P.S. I work at the UH physics department, but I have not dealt with undergraduate admissions, only candidates for summer studentships and PhD students. This is my personal opinion.


simonevinci
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Re: Master degree in physics, acceptance possibilities

Post by simonevinci » Mon Jul 24, 2017 7:24 pm

Thank you very much for your answer! :D Just another question if you don't mind. So do you think that more advanced course that I will take next year such as quantum mechanics, astronomy, nuclear and matter physics are more important than, let's say, a course of classical physics? And also is it relevant the fact that I will finish the studies in 3 year time rather than taking a longer time than requested? Because there are many people that take more time than normal to finish their studies, my 'phylosophy' has been to accept my grades and move forward to the next exam rather than trying it again. I've had just a couple of mid-to-low grades all the other have been fairly good.


Querfeldein
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Re: Master degree in physics, acceptance possibilities

Post by Querfeldein » Tue Jul 25, 2017 6:34 pm

simonevinci wrote:Thank you very much for your answer! :D Just another question if you don't mind. So do you think that more advanced course that I will take next year such as quantum mechanics, astronomy, nuclear and matter physics are more important than, let's say, a course of classical physics? And also is it relevant the fact that I will finish the studies in 3 year time rather than taking a longer time than requested? Because there are many people that take more time than normal to finish their studies, my 'phylosophy' has been to accept my grades and move forward to the next exam rather than trying it again. I've had just a couple of mid-to-low grades all the other have been fairly good.
Whether or not, say, astronomy will be important depends on your chosen master programme. In general, I would say that a course such as "classical mechanics" is important (especially if it's a high level course), whereas the specialised courses such as astronomy will only be important if you intend to study astronomy or astrophysics for your master's programme. If you already have a specific programme in mind, I would probably chose a mixture of specialised courses in that subject area, and general courses. But that would be my advice not just for applying in Finland, but in general.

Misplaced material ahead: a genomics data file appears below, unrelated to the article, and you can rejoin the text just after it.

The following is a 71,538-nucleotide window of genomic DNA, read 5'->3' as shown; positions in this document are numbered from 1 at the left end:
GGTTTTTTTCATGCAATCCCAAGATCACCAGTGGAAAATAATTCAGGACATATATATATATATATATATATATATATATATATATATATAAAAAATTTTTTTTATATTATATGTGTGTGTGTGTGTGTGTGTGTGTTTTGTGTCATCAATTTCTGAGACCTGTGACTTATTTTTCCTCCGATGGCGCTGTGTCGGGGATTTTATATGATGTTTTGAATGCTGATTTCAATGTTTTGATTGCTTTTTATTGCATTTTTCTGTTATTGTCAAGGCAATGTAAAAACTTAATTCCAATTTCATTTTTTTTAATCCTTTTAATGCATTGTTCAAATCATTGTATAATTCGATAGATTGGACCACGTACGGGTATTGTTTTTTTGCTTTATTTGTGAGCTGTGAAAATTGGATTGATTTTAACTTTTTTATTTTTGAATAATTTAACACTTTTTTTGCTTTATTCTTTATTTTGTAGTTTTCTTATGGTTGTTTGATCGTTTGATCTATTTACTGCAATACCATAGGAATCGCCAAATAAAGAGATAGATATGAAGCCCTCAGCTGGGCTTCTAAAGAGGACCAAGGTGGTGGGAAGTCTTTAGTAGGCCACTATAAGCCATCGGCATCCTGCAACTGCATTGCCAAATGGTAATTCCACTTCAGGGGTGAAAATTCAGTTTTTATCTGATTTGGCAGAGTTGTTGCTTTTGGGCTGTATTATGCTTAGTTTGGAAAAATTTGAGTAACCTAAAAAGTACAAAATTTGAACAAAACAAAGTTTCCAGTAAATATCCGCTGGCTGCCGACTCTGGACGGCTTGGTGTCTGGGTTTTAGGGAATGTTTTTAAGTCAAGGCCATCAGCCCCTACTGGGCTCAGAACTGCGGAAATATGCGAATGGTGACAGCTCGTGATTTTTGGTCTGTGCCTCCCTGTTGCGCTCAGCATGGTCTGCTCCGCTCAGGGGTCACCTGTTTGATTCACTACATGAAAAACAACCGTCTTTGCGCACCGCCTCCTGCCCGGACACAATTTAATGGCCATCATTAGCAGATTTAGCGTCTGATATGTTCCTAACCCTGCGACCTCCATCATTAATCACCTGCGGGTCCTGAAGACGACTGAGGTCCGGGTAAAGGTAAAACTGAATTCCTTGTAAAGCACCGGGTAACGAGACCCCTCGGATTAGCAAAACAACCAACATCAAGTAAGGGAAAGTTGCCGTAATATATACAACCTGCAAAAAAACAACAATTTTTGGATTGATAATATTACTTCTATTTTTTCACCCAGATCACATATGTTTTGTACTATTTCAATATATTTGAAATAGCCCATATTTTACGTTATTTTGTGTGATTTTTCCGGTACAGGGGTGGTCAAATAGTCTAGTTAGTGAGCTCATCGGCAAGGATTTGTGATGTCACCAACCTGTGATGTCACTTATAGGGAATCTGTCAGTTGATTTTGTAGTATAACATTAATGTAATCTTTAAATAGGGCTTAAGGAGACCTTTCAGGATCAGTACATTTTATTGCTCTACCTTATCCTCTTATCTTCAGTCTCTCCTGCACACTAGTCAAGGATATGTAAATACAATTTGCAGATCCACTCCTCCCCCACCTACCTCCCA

Retaking exams that you have already passed in order to improve your grade is very uncommon here, if done at all - the transcripts I have seen will list all the grades from a given year, and I have never seen two passing grades for the same course, even if they were significantly lower than the average. I think people accept that you will have a range of results, and that it makes much more sense to learn something new, than just to improve a grade. Of course, when we see a very low grade on a core course, it's not as good as a good grade, but if, for example, someone has a "3" (a relatively poor grade) on Classical Mechanics I, but a "5" and a "6" on Classical Mechanics II and III, we assume that the first one was just an outlier, or maybe that they have discovered their love for classical mechanics later, and the "3" won't matter too much.


simonevinci
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Re: Master degree in physics, acceptance possibilities

Post by simonevinci » Tue Jul 25, 2017 11:57 pm

Here in Italy we have to confirm to the teacher that we accept the grade. If someone is not satisfied he/she might choose to refuse the grade and try the exam again, that's what I meant. So far in my university career I've decided to accept the grades even if I've could have done it better, because I didn't want to lose too much time in a single exam and also taking the risk of doing it again and not passing it, because my main goal is to finish in 3 year and then move on for master grade. Again, thanks for your answer